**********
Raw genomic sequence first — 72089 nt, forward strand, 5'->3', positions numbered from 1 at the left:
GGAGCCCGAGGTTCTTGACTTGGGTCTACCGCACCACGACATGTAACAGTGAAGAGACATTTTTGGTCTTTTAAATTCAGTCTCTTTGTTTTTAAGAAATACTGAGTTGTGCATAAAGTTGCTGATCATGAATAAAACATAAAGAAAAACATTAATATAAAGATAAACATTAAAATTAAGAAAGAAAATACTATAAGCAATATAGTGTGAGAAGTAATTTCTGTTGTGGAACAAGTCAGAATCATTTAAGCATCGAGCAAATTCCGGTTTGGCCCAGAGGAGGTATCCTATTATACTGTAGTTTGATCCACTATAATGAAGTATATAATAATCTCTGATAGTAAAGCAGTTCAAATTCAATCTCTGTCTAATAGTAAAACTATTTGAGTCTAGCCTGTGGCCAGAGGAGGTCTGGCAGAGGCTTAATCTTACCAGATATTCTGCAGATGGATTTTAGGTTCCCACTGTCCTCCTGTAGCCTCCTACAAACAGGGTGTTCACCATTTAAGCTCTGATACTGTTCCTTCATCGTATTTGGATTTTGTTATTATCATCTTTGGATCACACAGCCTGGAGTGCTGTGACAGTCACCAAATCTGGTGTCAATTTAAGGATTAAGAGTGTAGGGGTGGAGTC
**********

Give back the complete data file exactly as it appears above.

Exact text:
Raw genomic sequence first — 72089 nt, forward strand, 5'->3', positions numbered from 1 at the left:
GGAGCCCGAGGTTCTTGACTTGGGTCTACCGCACCACGACATGTAACAGTGAAGAGACATTTTTGGTCTTTTAAATTCAGTCTCTTTGTTTTTAAGAAATACTGAGTTGTGCATAAAGTTGCTGATCATGAATAAAACATAAAGAAAAACATTAATATAAAGATAAACATTAAAATTAAGAAAGAAAATACTATAAGCAATATAGTGTGAGAAGTAATTTCTGTTGTGGAACAAGTCAGAATCATTTAAGCATCGAGCAAATTCCGGTTTGGCCCAGAGGAGGTATCCTATTATACTGTAGTTTGATCCACTATAATGAAGTATATAATAATCTCTGATAGTAAAGCAGTTCAAATTCAATCTCTGTCTAATAGTAAAACTATTTGAGTCTAGCCTGTGGCCAGAGGAGGTCTGGCAGAGGCTTAATCTTACCAGATATTCTGCAGATGGATTTTAGGTTCCCACTGTCCTCCTGTAGCCTCCTACAAACAGGGTGTTCACCATTTAAGCTCTGATACTGTTCCTTCATCGTATTTGGATTTTGTTATTATCATCTTTGGATCACACAGCCTGGAGTGCTGTGACAGTCACCAAATCTGGTGTCAATTTAAGGATTAAGAGTGTAGGGGTGGAGTC